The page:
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Safety inspector entered Uvalde public school through broken cafeteria door while conducting an audit, superintendent says

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A state inspector appointed to impersonate an “intruder” was able to gain entry to a school cafeteria in Uvalde, Texas, while conducting a mandatory safety audit, the district’s interim superintendent announced this week.

Gary Patterson of the Uvalde Consolidated Independent School District reviewed the outcome of the audit — which is part of a larger program underway across Texas to evaluate whether public school districts have sufficiently implemented their hazard response procedures — at the latest monthly school board meeting in Uvalde on Monday, where he presented key findings included in a broader end-of-year safety and security report.

Patterson said the state inspector, affiliated with the Texas School Safety Center, was able to access the cafeteria of an unidentified public school building in the district through a door that had not been properly locked. The inspector performed the same “intruder detection audit” on three separate schools across the district, none of which were named during this week’s board meeting, and only one of which was susceptible to intrusion, according to the superintendent. 

At the building where the unauthorized entry happened, Patterson said the inspector had noticed that the door leading from the cafeteria loading dock into the main building had a defective latch that only closed fully when the door was slammed shut. The inspector entered the building through this door as the cafeteria accepted a delivery, according to the official, who went on to review new safety protocols established to better protect students and staff inside Uvalde public schools. Those protocols include bulletproof windows, metal detectors and hundreds of additional surveillance cameras, in addition to new and properly functioning doors.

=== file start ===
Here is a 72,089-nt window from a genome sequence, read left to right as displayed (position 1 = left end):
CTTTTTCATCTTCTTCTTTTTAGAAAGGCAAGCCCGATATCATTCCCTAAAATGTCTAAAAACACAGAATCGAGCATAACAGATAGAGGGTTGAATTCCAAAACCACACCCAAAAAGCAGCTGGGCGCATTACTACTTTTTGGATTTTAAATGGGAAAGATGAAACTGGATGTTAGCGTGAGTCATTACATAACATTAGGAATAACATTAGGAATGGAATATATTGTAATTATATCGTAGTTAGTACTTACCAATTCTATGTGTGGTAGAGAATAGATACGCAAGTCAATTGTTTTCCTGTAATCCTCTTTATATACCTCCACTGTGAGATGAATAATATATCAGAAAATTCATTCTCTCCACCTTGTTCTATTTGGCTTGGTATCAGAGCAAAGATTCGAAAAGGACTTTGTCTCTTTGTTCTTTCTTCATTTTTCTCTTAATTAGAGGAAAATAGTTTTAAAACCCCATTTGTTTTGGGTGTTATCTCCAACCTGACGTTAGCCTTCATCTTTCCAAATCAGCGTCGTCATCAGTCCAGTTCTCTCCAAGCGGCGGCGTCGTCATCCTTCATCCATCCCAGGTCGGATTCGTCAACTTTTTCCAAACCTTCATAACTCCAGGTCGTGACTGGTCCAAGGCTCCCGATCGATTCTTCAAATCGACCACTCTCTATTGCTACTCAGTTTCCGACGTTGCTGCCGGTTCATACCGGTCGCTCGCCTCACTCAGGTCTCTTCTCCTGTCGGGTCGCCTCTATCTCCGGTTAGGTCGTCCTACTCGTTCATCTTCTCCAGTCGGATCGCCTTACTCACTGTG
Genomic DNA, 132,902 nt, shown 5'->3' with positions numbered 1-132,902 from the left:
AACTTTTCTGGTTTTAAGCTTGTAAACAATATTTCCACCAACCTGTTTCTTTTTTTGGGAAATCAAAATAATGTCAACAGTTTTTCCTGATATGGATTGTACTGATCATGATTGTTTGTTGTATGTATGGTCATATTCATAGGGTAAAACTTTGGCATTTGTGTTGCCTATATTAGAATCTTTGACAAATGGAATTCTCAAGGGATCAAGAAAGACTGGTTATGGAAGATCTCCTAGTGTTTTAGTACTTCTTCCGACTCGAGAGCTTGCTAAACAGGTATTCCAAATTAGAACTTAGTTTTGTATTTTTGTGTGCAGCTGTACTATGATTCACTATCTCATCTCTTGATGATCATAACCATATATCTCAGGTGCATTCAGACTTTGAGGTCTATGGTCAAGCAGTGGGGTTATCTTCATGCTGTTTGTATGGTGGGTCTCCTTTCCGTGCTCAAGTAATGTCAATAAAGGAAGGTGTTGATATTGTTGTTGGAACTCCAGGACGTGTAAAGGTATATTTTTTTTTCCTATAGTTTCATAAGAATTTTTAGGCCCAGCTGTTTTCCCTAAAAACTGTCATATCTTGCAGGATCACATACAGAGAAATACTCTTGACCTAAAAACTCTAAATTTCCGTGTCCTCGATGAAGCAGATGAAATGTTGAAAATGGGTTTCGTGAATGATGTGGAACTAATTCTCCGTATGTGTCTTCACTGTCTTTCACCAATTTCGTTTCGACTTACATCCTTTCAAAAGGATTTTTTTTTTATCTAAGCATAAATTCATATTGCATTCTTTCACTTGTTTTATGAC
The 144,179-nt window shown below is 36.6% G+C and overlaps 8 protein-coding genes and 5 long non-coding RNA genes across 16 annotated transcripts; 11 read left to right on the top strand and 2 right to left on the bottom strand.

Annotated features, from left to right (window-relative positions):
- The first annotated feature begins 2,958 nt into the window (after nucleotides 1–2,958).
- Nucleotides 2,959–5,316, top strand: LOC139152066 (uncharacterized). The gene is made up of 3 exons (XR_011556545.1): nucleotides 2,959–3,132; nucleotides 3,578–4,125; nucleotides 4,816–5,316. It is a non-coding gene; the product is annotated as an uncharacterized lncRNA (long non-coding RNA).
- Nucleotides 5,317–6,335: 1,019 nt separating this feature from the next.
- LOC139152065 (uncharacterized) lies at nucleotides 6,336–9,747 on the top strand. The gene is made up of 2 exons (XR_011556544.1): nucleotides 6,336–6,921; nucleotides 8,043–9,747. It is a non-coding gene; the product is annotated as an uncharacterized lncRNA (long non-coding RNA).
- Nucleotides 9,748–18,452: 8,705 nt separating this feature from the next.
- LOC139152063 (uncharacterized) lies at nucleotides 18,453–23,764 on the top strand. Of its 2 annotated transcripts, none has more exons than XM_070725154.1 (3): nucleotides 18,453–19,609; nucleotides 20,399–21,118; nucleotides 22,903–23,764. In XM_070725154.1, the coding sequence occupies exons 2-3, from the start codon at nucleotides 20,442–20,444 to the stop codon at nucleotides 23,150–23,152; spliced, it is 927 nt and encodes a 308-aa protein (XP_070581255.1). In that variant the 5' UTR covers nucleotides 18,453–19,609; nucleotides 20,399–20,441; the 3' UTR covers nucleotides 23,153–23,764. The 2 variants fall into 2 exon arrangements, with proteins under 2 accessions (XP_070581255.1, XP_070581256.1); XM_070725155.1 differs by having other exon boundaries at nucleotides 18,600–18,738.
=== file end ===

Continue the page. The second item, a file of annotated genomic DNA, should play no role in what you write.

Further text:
Mass Shooting At Elementary School In Uvalde, Texas Leaves At Least 19 Dead
Law enforcement officers speak together outside of Robb Elementary School following the mass shooting at Robb Elementary School on May 24, 2022 in Uvalde, Texas. 

BRANDON BELL / Getty Images


The safety program came under an order by Texas Gov. Greg Abbott that called for random audits conducted through the Texas School Safety Center, working alongside the Texas Education Agency, for threat assessment purposes.

“I am charging the Texas School Safety Center in coordination with the TEA, to develop and implement a plan to conduct random inspections to assess access control measures of Texas school districts,” wrote Abbott in a letter addressed to Dr. Kathy Martinez-Prather, the director of the school safety center, last June. “Among other reviews, your team should begin conducting in-person, unannounced, random intruder detection audits on school districts.”

Abbott’s order closely followed the tragic mass shooting at Robb Elementary School in Uvalde on May 24, when an 18-year-old former student, Salvador Ramos, entered the building through an unlocked side entrance door carrying an AR-15 style rifle, after initially firing shots outside of the school for roughly five minutes. Once inside, the gunman shot and killed 19 students and two teachers, and wounded another 17 people.

Over the summer, Texas lawmakers released a detailed report that outlined what officials have described as a series of missteps by law enforcement agents as well as administrators during their collective response to the shooting. Among the mistakes highlighted in their report was the fact that nearly 400 law enforcement officers, including 90 state troopers, rushed the elementary school in the wake of the massacre but waited for about one hour before confronting the gunman, who had sequestered himself inside one of the classrooms. The gunman was ultimately fatally shot by members of the U.S. Border Patrol Tactical Unit.